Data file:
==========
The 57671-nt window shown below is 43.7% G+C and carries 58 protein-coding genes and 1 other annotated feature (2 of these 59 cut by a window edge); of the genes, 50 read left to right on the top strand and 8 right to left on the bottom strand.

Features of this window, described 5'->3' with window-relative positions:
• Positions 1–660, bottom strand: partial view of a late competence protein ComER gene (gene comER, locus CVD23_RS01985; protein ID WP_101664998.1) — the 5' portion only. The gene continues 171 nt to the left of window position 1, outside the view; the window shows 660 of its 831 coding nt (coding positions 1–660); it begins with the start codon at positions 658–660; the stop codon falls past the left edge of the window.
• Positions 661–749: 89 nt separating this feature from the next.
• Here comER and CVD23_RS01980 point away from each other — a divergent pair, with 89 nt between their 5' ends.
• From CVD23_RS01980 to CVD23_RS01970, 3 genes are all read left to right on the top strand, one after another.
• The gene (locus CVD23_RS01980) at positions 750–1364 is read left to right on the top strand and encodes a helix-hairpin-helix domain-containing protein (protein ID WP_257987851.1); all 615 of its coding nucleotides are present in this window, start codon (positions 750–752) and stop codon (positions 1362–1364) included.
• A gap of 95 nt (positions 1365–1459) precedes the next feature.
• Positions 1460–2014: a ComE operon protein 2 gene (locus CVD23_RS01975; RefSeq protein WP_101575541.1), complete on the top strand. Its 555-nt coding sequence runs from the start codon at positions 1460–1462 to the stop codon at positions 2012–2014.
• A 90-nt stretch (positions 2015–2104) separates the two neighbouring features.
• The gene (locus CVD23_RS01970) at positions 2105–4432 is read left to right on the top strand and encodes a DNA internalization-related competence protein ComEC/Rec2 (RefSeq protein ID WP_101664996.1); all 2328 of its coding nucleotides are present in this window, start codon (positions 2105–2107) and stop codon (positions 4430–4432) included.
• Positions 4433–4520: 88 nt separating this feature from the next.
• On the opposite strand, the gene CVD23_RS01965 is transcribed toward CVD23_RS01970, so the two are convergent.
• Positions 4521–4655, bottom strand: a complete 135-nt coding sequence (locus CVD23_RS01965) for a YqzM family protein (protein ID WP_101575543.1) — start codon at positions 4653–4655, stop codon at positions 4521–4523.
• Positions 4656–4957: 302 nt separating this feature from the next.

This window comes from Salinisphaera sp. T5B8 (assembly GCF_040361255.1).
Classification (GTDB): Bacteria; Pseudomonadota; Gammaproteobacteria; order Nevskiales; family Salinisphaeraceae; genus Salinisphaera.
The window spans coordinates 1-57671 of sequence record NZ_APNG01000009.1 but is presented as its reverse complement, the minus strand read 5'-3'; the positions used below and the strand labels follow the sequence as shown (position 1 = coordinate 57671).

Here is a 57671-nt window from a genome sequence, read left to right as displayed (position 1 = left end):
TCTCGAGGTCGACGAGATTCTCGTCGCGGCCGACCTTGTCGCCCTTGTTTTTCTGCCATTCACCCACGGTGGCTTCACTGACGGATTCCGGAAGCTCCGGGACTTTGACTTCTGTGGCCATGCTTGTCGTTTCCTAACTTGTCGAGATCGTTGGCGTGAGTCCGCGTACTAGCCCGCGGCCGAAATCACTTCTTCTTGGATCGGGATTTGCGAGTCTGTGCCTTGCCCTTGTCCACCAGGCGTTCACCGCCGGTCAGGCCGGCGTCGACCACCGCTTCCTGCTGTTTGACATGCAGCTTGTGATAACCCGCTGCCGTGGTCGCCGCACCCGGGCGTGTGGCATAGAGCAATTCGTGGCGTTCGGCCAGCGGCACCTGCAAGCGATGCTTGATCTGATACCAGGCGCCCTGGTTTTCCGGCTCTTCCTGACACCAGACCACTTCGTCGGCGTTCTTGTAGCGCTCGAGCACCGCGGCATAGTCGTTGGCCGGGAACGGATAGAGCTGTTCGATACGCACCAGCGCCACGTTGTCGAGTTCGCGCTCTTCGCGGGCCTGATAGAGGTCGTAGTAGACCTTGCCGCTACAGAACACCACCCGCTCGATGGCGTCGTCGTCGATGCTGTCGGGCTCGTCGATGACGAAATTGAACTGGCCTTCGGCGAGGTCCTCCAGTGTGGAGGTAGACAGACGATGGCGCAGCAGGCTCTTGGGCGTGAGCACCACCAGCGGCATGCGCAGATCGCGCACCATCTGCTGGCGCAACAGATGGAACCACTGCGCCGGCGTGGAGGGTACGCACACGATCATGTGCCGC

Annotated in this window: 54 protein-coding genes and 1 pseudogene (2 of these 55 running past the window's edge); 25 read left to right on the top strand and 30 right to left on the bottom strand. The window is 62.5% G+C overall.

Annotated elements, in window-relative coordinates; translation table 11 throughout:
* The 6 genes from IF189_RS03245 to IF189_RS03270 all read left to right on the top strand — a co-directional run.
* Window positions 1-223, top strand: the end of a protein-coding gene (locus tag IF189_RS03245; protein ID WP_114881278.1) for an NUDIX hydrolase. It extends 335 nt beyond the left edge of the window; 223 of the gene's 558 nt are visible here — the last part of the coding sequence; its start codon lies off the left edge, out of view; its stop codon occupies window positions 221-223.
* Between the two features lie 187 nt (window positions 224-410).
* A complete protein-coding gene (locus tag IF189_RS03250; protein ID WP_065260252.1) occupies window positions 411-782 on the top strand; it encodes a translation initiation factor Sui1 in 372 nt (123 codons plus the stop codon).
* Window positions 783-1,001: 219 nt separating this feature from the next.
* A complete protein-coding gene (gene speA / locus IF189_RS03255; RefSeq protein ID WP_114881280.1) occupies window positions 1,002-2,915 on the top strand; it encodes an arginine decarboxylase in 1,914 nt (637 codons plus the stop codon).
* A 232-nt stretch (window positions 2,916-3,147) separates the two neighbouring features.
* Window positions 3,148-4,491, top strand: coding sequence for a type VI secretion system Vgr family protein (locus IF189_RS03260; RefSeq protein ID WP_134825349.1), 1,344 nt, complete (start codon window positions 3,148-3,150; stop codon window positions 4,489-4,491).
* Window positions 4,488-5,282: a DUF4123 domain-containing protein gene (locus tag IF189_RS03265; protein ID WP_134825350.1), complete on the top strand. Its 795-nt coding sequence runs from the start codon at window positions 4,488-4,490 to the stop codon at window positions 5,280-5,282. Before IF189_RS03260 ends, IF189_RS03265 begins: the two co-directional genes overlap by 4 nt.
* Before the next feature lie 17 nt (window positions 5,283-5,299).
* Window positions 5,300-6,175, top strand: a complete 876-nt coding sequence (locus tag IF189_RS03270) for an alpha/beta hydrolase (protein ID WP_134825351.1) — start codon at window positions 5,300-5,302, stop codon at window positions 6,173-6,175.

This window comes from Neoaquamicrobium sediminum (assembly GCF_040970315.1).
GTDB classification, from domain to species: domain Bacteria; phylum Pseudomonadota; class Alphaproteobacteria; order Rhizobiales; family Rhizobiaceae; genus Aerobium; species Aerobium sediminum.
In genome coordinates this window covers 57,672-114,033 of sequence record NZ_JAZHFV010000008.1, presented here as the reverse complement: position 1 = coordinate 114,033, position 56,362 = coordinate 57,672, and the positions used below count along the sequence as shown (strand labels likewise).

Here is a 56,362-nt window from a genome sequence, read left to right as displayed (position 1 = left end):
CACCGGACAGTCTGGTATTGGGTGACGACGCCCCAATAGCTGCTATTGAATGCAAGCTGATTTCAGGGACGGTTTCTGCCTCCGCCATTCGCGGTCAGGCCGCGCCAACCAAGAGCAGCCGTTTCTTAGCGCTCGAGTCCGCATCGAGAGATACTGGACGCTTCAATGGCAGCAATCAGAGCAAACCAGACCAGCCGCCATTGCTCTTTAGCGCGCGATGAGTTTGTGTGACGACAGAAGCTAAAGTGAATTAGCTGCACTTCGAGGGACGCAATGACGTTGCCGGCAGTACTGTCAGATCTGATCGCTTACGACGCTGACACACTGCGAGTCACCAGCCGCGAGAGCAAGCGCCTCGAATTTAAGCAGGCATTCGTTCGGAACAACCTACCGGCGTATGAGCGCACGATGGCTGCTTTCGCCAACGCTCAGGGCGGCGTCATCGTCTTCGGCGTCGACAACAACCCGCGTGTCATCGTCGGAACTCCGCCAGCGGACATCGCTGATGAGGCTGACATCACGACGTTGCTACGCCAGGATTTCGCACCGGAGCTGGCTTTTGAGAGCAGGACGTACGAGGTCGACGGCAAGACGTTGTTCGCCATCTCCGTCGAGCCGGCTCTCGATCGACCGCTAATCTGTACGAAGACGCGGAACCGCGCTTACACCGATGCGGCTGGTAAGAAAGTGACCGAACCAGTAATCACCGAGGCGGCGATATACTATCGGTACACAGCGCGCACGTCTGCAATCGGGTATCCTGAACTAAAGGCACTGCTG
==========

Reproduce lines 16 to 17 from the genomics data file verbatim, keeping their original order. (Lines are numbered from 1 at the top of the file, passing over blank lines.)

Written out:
This window comes from Salinisphaera sp. T5B8 (assembly GCF_040361255.1).
Classification (GTDB): Bacteria; Pseudomonadota; Gammaproteobacteria; order Nevskiales; family Salinisphaeraceae; genus Salinisphaera.